- A new study found that employees with cancer face discrimination despite amendments to the Americans with Disabilities Act (ADA), reports the American Journal of Managed Care (AJMC).
- The ADA was amended in 2009 to cover workers whose cancer is in remission, extending protections against workplace discrimination based on long-term effects of previous cancer. The study, published in the Journal of Oncology Practice, investigated discrimination allegations filed before and after the 2009 amendment. It found that workers in remission still faced discrimination based largely on reasonable accommodations.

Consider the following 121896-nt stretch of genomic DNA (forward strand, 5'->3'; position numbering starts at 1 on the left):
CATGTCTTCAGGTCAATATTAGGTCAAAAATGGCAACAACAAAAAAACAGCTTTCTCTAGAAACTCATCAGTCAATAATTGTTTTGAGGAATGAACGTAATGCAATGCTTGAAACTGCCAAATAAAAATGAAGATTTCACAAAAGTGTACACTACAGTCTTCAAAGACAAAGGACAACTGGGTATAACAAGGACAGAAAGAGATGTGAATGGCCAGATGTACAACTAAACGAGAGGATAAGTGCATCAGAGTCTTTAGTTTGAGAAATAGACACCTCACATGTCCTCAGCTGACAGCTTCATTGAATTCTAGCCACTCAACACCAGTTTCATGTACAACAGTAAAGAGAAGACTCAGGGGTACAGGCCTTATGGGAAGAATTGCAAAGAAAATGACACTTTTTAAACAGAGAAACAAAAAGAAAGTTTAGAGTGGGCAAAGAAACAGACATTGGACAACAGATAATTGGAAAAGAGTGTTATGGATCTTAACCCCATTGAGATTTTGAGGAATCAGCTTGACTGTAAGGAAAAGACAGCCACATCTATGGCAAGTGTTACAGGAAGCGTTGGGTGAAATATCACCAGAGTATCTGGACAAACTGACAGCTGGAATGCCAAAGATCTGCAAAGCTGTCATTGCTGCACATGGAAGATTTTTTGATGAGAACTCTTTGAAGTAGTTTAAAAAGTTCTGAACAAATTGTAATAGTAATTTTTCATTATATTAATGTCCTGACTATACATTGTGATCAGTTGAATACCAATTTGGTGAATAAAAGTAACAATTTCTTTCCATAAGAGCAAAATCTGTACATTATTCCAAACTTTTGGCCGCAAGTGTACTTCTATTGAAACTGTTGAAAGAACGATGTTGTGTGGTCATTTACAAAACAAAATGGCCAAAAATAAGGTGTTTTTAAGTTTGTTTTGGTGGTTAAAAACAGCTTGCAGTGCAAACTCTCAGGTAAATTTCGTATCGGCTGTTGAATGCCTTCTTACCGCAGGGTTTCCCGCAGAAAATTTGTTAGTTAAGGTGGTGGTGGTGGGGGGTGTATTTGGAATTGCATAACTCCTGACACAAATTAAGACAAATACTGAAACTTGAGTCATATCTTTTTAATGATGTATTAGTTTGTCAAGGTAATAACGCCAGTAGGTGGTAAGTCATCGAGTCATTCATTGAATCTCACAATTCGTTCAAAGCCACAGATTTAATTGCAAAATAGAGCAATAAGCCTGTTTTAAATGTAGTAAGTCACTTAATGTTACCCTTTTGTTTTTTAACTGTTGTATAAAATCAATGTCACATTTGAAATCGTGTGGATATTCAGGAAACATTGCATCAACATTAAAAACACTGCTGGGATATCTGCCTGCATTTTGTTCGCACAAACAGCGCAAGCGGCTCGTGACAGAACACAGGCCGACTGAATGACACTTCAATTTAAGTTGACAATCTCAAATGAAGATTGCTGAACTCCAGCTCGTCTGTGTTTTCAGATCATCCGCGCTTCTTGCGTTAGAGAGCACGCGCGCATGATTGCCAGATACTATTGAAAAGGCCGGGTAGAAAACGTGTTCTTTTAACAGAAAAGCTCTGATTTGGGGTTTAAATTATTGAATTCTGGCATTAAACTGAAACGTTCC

- The study also found that the courts considered cases based on employment terms, such as denying promotions or forcing retirements, as having more merit than accommodation, hiring and termination allegations.
Researchers in the study concluded that since employers have difficulty meeting the ADA’s reasonable accommodation guidelines, employers might work with oncologists who understand the needs of cancer patients and can help those in remission fulfill their jobs with assistance, if necessary.
Examples of accommodation in the workplace might include time off for medical appointments, periodic work breaks, modified work schedules and/or designated recovery spaces, as well as physical accommodations such as ramps or special chairs.
Employers can work with medical professionals to help accommodate workers with a range of disabilities. This collaboration can help remove barriers for workers with disabilities that keep them from being hired, trained and promoted. Wellness programs should also be carefully aligned with ADA guidelines.